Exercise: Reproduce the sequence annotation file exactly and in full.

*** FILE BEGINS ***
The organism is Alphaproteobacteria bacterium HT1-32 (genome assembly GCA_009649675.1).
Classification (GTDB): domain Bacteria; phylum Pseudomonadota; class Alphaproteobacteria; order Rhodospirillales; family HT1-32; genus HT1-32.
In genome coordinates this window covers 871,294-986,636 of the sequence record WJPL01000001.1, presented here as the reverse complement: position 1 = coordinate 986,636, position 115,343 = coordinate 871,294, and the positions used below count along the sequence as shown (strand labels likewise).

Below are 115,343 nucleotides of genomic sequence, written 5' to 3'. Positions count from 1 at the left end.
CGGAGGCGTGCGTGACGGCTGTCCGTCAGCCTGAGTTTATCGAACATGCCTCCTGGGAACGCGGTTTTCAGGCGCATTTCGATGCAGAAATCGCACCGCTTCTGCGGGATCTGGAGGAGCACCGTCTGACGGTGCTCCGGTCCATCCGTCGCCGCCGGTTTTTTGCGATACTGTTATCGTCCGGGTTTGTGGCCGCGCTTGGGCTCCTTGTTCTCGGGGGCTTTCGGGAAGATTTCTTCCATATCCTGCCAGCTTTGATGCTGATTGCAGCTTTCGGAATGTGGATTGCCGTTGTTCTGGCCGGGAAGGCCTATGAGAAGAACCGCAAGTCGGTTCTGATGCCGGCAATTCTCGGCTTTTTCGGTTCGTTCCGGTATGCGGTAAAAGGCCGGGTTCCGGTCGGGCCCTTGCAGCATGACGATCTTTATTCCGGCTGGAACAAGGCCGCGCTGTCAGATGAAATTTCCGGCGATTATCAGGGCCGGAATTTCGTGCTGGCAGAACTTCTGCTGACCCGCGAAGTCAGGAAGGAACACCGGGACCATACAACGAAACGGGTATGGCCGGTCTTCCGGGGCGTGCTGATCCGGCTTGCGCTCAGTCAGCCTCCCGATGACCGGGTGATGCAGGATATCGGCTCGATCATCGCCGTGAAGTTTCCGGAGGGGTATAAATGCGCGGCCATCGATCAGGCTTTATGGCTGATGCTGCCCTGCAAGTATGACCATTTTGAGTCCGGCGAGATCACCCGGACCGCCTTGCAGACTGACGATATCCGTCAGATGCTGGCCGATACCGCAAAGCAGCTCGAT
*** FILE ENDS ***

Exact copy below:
The organism is Alphaproteobacteria bacterium HT1-32 (genome assembly GCA_009649675.1).
Classification (GTDB): domain Bacteria; phylum Pseudomonadota; class Alphaproteobacteria; order Rhodospirillales; family HT1-32; genus HT1-32.
In genome coordinates this window covers 871,294-986,636 of the sequence record WJPL01000001.1, presented here as the reverse complement: position 1 = coordinate 986,636, position 115,343 = coordinate 871,294, and the positions used below count along the sequence as shown (strand labels likewise).

Below are 115,343 nucleotides of genomic sequence, written 5' to 3'. Positions count from 1 at the left end.
CGGAGGCGTGCGTGACGGCTGTCCGTCAGCCTGAGTTTATCGAACATGCCTCCTGGGAACGCGGTTTTCAGGCGCATTTCGATGCAGAAATCGCACCGCTTCTGCGGGATCTGGAGGAGCACCGTCTGACGGTGCTCCGGTCCATCCGTCGCCGCCGGTTTTTTGCGATACTGTTATCGTCCGGGTTTGTGGCCGCGCTTGGGCTCCTTGTTCTCGGGGGCTTTCGGGAAGATTTCTTCCATATCCTGCCAGCTTTGATGCTGATTGCAGCTTTCGGAATGTGGATTGCCGTTGTTCTGGCCGGGAAGGCCTATGAGAAGAACCGCAAGTCGGTTCTGATGCCGGCAATTCTCGGCTTTTTCGGTTCGTTCCGGTATGCGGTAAAAGGCCGGGTTCCGGTCGGGCCCTTGCAGCATGACGATCTTTATTCCGGCTGGAACAAGGCCGCGCTGTCAGATGAAATTTCCGGCGATTATCAGGGCCGGAATTTCGTGCTGGCAGAACTTCTGCTGACCCGCGAAGTCAGGAAGGAACACCGGGACCATACAACGAAACGGGTATGGCCGGTCTTCCGGGGCGTGCTGATCCGGCTTGCGCTCAGTCAGCCTCCCGATGACCGGGTGATGCAGGATATCGGCTCGATCATCGCCGTGAAGTTTCCGGAGGGGTATAAATGCGCGGCCATCGATCAGGCTTTATGGCTGATGCTGCCCTGCAAGTATGACCATTTTGAGTCCGGCGAGATCACCCGGACCGCCTTGCAGACTGACGATATCCGTCAGATGCTGGCCGATACCGCAAAGCAGCTCGAT